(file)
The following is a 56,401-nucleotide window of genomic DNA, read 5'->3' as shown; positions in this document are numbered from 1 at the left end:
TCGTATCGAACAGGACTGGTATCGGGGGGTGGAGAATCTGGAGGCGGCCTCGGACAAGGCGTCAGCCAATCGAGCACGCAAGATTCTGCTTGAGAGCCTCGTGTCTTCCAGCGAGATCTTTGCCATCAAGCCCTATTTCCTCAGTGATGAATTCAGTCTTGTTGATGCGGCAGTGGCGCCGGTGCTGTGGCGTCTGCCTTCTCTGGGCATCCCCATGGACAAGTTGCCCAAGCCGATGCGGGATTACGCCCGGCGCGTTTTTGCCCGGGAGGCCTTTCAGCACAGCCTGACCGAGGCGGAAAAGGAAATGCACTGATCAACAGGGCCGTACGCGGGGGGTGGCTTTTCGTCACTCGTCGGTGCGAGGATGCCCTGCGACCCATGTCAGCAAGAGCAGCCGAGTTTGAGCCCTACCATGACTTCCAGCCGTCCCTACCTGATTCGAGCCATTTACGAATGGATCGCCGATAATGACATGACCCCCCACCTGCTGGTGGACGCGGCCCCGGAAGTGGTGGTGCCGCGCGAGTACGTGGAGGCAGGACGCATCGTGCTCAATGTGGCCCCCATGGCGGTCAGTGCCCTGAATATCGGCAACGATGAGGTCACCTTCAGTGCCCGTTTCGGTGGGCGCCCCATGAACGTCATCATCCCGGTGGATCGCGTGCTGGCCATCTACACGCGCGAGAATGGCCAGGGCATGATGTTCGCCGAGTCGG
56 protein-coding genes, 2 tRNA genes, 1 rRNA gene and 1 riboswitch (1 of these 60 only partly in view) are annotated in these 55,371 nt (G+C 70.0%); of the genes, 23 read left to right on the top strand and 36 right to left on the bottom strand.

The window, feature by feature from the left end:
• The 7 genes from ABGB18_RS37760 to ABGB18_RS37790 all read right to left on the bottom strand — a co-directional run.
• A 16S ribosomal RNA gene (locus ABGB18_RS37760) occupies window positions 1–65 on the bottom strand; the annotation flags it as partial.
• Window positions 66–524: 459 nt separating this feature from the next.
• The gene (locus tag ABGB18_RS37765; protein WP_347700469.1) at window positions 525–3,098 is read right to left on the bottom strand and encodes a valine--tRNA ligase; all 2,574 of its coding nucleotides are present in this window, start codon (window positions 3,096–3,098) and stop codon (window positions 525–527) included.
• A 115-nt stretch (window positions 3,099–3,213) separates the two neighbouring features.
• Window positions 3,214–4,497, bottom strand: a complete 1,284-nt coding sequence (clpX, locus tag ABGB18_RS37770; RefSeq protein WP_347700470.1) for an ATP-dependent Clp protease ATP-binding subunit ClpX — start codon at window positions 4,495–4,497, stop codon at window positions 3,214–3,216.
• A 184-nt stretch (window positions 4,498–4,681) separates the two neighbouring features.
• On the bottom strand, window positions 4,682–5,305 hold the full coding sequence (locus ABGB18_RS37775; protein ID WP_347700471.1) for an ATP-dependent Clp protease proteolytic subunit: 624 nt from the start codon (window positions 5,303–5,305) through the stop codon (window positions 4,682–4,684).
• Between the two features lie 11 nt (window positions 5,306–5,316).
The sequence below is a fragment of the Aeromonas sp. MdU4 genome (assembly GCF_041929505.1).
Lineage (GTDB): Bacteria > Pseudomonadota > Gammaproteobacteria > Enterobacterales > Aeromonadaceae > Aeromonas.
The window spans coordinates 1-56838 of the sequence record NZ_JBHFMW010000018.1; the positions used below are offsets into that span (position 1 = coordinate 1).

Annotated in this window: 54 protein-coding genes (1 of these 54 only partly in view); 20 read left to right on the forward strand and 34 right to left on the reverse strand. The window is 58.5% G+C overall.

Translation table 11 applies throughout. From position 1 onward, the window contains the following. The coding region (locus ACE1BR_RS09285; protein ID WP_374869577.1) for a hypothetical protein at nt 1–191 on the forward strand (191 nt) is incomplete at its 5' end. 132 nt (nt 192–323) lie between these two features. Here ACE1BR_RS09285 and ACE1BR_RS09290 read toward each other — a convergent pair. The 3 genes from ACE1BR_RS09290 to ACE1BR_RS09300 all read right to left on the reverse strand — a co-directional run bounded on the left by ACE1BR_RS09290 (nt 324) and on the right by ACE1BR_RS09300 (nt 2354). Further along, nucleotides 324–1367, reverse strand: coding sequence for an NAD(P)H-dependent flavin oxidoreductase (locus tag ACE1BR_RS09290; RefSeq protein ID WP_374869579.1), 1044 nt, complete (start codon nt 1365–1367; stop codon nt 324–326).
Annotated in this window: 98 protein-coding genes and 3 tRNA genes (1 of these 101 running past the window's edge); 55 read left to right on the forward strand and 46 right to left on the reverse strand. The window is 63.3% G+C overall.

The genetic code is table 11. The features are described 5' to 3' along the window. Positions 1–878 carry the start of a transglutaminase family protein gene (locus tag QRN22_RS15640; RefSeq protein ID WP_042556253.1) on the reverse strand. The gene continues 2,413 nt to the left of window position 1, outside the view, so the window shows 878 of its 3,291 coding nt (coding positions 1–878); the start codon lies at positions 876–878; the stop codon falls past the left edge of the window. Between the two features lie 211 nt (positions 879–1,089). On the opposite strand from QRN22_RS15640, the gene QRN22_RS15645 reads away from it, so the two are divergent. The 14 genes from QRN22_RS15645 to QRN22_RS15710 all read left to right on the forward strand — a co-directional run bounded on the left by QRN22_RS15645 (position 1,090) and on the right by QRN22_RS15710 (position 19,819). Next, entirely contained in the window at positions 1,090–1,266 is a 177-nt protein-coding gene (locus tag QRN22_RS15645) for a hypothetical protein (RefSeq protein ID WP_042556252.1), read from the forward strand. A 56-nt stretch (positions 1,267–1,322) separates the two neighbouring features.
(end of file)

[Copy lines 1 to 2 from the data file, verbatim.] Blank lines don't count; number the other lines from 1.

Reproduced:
The following is a 56,401-nucleotide window of genomic DNA, read 5'->3' as shown; positions in this document are numbered from 1 at the left end:
TCGTATCGAACAGGACTGGTATCGGGGGGTGGAGAATCTGGAGGCGGCCTCGGACAAGGCGTCAGCCAATCGAGCACGCAAGATTCTGCTTGAGAGCCTCGTGTCTTCCAGCGAGATCTTTGCCATCAAGCCCTATTTCCTCAGTGATGAATTCAGTCTTGTTGATGCGGCAGTGGCGCCGGTGCTGTGGCGTCTGCCTTCTCTGGGCATCCCCATGGACAAGTTGCCCAAGCCGATGCGGGATTACGCCCGGCGCGTTTTTGCCCGGGAGGCCTTTCAGCACAGCCTGACCGAGGCGGAAAAGGAAATGCACTGATCAACAGGGCCGTACGCGGGGGGTGGCTTTTCGTCACTCGTCGGTGCGAGGATGCCCTGCGACCCATGTCAGCAAGAGCAGCCGAGTTTGAGCCCTACCATGACTTCCAGCCGTCCCTACCTGATTCGAGCCATTTACGAATGGATCGCCGATAATGACATGACCCCCCACCTGCTGGTGGACGCGGCCCCGGAAGTGGTGGTGCCGCGCGAGTACGTGGAGGCAGGACGCATCGTGCTCAATGTGGCCCCCATGGCGGTCAGTGCCCTGAATATCGGCAACGATGAGGTCACCTTCAGTGCCCGTTTCGGTGGGCGCCCCATGAACGTCATCATCCCGGTGGATCGCGTGCTGGCCATCTACACGCGCGAGAATGGCCAGGGCATGATGTTCGCCGAGTCGG